“No… I’m sick,” he said, though he was slurring his words. “Just leave me alone and let me die.”
“Don’t say that!” Lauren snapped. “You are not dying. I don’t know what’s wrong, but we’re not leaving until we find out. You’re either gonna get up so we can take you to the doctor, or we’re calling an ambulance. What’s it gonna be?”
I admired her take-charge attitude. It was effective, too – Nick must have known she wasn’t messing around. “All right, all right,” he mumbled, struggling to sit up. Lauren slid her arm under his and helped him, her hand on his back. She held onto him as he swayed unsteadily on the edge of the bed. “God,” he groaned. “My head’s killing me.”
I still had the sneaking suspicion that he wasn’t just sick, but hungover. He stank, like he’d been sleeping in the same, unwashed clothes for weeks – and maybe he had. His t-shirt was soaked with sweat and had a stain down the front that may or may not have been vomit. “Well, your smell’s killing me,” I said, trying to keep the mood light. “You stink, dude. When was the last time you showered?”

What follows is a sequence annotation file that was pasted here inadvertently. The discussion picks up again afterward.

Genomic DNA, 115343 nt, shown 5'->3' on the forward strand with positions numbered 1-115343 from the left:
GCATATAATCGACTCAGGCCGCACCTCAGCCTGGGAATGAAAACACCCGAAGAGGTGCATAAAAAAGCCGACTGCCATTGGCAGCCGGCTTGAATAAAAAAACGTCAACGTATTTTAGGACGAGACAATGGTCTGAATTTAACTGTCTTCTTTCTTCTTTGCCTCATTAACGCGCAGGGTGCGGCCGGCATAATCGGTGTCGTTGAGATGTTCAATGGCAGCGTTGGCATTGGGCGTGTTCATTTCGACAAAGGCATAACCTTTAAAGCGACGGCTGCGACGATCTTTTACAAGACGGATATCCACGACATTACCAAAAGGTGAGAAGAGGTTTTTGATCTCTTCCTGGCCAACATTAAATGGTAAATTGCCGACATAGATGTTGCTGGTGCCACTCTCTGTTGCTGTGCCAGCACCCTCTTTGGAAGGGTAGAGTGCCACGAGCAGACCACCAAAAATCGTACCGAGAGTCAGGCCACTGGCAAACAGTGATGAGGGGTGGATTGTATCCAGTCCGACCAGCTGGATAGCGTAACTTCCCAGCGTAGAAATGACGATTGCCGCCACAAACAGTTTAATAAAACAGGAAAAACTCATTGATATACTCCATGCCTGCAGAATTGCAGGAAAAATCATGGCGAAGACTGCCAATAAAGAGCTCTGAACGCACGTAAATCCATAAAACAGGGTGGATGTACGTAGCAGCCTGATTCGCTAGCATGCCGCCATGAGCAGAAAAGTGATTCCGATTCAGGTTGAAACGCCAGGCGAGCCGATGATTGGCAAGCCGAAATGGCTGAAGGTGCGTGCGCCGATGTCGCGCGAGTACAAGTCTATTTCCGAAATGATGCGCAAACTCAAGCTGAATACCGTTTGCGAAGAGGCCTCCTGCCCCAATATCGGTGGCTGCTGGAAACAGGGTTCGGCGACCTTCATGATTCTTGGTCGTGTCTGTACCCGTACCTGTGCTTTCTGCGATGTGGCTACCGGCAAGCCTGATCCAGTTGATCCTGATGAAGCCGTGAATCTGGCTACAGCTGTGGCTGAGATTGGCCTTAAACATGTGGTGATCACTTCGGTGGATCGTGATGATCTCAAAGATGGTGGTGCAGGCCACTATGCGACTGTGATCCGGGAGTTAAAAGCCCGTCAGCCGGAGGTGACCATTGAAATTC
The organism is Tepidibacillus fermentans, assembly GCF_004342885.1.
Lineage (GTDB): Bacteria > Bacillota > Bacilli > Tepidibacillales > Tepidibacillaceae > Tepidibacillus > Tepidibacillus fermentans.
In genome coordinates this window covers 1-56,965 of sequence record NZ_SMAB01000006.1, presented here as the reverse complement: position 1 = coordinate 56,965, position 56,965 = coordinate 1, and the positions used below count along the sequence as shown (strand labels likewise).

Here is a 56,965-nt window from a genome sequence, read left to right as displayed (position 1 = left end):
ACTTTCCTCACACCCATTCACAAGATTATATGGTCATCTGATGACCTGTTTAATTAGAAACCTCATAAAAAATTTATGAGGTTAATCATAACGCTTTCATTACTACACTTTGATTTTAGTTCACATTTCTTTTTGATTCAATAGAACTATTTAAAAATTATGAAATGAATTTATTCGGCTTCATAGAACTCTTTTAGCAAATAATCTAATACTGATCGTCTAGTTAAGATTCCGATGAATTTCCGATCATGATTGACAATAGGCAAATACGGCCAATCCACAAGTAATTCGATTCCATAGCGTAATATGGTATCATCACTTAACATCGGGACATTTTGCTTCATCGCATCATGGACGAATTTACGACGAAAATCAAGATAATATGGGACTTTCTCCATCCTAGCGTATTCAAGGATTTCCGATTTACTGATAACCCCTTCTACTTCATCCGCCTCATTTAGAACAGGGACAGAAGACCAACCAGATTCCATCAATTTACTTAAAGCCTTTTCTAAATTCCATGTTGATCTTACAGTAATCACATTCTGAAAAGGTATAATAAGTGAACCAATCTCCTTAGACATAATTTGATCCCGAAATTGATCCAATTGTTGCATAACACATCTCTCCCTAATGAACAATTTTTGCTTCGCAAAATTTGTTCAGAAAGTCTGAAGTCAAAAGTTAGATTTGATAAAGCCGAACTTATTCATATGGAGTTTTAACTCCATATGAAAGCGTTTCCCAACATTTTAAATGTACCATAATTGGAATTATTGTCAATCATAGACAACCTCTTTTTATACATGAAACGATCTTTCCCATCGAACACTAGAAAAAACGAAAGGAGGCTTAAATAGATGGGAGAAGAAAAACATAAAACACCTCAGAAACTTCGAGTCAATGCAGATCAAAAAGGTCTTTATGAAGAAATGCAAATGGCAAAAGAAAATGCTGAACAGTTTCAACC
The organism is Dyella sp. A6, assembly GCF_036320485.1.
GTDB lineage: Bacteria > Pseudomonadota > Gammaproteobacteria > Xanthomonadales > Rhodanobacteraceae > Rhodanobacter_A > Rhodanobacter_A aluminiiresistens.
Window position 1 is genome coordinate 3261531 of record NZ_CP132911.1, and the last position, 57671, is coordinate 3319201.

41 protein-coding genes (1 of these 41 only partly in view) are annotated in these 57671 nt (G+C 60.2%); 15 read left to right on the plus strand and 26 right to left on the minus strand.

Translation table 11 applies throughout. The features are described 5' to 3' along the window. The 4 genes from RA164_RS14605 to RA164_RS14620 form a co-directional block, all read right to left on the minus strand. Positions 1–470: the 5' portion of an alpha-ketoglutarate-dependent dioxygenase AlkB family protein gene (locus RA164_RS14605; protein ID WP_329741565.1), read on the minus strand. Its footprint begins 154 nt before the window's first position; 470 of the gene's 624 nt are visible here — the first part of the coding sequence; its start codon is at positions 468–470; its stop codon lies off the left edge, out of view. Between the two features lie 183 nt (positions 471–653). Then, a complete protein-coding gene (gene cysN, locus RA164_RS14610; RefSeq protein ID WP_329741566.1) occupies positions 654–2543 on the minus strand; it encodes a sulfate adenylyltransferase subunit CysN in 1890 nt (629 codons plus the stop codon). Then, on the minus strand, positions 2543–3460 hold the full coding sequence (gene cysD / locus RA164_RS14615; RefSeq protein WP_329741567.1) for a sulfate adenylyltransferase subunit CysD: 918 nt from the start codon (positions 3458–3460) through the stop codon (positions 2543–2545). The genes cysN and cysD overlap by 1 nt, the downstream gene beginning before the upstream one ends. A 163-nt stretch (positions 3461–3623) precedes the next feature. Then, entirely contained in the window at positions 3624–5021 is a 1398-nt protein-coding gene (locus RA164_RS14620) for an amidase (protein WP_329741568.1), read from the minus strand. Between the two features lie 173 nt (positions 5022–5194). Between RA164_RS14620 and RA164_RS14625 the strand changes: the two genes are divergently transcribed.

“In that case… how about putting on some clean clothes before we go, huh?”
Nick just groaned again, but Lauren looked at me and nodded. I rummaged around in Nick’s dresser drawers until I found a pair of gray sweatpants and a clean t-shirt. I handed them to Lauren, who helped Nick pull his shirt up over his head. He was so weak, he just sat there and let her undress him like he was a child. The last time I’d seen him like that was the night of the cruise, when I was the one taking his clothes off. He had only been only drunk then, but something was definitely wrong with him this time.
Lauren and I helped him stand and step into his sweatpants. He was shaky on his feet, and I could feel the heat radiating from his feverish skin as I slung his arm around my shoulders to support some of his weight. Lauren took the other arm, and we walked him slowly down the stairs. He moved like an arthritic old man, wincing with every step.
“Nick, how long have you been like this?” Lauren asked, as she sat him down at the kitchen table and shoved some shoes onto his feet.
“I dunno,” Nick mumbled again, rubbing his temples. “A few days, maybe?”
Lauren gave his knee a gentle squeeze. “We’ve gotta find out what’s going on and get you feeling better. Come on… we’re going to the ER.”
Nick tried to protest, but in the end, he was too weak to resist. We wrangled his arms around our shoulders again, helped him out to the car, and headed for the hospital.